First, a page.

Jun122012

15 Comments

Storing Honey Long Term

Guest post by Kimber, who blogs at Kimbers Glen.

Ahh, honey. Sweet, sweet honey. It is such a versatile food staple to have on hand. Not only is it a sweetener, it’s also great for medicinal purposes; such as calming a sore throat or as a cough suppressant . It’s a natural energy booster and wonderful for the skin, too. The cost of honey versus other sweeteners, like sugar, can seem much higher, but typically you use less honey as a sweetener then you do sugar. Knowing that honey is natural rather then synthetically altered can make a big difference to you.

Honey can be stored indefinitely. It will not go rancid if stored properly. But, how do you store honey long term? It’s easier then you might think. First you need to know that there are several different types of honey. There is comb honey, liquid (extracted) honey, granulated (also called creamy) honey, and chunk honey. Comb honey is honey filled beeswax combs as stored directly by the bees. Liquid honey is processed by cutting off the caps and placing it in an extractor where centrifugal force extracts the honey out of the cells. Granulated (creamed) honey is made by mixing one part fine crystallized honey and 9 parts liquid honey, then it is stored at 57 degrees until it becomes firm. Chunk honey is comb honey that is placed in a jar with liquid honey poured around it. All honey types, except comb honey, are processed to some extent. Less processed honeys (no heat applied) have more taste but can be susceptible to fermentation from sugar tolerant yeasts which are always present in honey. High temperatures, over 160 degrees used during processing with filtration, tend to reduce granulation and help improve the looks of the products; however, natural enzymes are eliminated.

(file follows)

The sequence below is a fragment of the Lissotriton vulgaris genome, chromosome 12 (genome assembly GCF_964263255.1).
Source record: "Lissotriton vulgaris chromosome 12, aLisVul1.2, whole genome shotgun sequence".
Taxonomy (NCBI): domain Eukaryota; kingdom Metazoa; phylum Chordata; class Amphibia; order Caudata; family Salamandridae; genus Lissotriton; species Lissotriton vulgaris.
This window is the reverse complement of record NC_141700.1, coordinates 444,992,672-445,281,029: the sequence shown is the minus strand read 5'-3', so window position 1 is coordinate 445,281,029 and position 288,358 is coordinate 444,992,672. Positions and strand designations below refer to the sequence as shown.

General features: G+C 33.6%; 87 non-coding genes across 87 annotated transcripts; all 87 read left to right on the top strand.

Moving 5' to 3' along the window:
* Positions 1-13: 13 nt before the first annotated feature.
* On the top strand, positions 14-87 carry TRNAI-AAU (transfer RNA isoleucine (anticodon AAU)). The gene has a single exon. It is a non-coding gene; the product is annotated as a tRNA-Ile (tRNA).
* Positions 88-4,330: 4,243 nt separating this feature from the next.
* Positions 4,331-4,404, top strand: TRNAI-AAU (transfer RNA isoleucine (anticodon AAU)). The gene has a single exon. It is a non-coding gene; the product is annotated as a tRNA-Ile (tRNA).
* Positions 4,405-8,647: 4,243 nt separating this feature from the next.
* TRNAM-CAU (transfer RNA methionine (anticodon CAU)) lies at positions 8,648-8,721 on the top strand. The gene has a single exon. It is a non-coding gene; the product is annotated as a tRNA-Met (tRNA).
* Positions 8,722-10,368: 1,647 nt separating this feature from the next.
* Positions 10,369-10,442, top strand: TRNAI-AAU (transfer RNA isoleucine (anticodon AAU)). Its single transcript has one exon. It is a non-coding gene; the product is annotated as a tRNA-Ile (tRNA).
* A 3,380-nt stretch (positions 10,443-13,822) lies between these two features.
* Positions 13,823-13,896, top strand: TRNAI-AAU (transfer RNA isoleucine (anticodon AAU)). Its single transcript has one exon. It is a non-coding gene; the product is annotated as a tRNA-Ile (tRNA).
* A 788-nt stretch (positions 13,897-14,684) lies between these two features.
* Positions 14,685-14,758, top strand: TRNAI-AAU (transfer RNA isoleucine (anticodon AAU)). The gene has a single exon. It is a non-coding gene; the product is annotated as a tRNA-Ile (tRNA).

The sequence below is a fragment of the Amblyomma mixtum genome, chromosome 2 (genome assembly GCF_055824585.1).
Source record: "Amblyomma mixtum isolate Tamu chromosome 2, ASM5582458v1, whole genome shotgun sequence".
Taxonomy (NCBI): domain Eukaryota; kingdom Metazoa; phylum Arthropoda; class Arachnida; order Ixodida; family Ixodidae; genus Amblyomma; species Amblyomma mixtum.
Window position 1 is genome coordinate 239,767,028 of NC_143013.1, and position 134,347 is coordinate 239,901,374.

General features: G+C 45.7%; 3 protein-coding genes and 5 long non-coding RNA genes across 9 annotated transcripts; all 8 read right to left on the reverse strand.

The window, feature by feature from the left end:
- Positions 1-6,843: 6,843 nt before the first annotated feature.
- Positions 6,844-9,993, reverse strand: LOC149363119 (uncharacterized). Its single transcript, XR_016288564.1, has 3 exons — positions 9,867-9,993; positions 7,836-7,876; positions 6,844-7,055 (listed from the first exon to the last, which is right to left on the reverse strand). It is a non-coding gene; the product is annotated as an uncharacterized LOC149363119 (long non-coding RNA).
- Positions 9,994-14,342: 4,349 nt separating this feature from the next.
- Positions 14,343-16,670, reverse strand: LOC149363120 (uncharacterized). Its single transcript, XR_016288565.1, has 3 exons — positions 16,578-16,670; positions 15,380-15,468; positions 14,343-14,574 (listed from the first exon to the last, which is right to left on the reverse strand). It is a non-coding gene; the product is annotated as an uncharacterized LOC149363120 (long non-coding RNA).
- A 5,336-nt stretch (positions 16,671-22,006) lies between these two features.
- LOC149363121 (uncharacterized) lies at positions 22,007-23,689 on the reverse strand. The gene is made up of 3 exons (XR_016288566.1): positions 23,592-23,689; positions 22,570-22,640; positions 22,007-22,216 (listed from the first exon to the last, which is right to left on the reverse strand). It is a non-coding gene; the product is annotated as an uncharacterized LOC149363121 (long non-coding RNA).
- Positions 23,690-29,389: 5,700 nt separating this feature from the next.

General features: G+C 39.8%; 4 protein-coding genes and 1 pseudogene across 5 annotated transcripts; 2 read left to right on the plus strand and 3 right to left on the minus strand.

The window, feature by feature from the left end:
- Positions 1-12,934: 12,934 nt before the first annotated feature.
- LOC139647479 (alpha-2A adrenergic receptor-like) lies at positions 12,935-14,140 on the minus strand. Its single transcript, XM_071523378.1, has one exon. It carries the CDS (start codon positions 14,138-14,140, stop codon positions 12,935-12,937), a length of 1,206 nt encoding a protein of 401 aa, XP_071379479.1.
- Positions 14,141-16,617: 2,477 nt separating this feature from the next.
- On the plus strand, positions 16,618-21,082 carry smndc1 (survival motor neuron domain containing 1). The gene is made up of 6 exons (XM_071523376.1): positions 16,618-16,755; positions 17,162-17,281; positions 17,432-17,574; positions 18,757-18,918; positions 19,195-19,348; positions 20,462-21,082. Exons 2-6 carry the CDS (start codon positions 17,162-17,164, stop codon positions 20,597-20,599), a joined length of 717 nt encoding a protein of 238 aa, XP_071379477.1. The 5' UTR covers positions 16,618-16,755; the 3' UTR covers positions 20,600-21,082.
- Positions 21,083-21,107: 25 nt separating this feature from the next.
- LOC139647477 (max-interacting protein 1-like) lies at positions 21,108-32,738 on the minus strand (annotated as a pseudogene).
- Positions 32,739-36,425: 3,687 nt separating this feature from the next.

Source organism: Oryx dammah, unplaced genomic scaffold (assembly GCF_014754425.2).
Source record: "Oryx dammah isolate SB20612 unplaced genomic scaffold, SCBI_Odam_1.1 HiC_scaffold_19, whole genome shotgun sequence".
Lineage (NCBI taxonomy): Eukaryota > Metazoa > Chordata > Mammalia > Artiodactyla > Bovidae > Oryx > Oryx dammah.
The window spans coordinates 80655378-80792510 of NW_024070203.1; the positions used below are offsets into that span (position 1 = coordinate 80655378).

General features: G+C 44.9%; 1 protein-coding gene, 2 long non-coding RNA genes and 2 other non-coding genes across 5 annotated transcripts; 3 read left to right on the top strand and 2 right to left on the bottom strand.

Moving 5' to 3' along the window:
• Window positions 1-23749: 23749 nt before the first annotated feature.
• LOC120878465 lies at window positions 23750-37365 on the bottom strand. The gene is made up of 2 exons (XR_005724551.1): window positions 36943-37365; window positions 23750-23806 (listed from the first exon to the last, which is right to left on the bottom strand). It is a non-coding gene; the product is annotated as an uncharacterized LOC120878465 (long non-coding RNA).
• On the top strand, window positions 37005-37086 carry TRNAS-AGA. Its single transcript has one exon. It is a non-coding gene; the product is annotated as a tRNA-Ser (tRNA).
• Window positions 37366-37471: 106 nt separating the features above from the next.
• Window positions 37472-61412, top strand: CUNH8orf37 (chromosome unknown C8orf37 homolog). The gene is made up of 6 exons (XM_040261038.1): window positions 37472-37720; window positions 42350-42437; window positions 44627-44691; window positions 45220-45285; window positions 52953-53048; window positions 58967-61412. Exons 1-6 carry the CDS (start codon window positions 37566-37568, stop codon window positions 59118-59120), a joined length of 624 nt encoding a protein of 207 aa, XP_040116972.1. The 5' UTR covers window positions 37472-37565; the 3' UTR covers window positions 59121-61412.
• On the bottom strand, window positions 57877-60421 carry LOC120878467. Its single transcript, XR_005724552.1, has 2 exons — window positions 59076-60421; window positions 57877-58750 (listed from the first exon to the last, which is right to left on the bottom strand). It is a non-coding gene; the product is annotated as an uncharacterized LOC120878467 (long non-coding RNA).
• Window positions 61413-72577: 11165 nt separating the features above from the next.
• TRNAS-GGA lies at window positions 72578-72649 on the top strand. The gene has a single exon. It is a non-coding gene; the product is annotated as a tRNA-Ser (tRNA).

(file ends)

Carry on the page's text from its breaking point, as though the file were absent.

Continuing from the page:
Liquid honey needs to be stored in a cool dry area avoiding sunlight with an optimal temperature of 70-80 degrees Fahrenheit. It also should be kept it in a tightly lidded container as honey easily absorbs moisture. Over time, liquid honey will crystallize (also known as granulating). That is ok. While it might look unpleasant, you can restore honey to its liquid state by simply simmering the container in warm water until the crystals disappear and removing it from the heat source as quickly as possible. Never boil your honey or vital nutrients will be lost.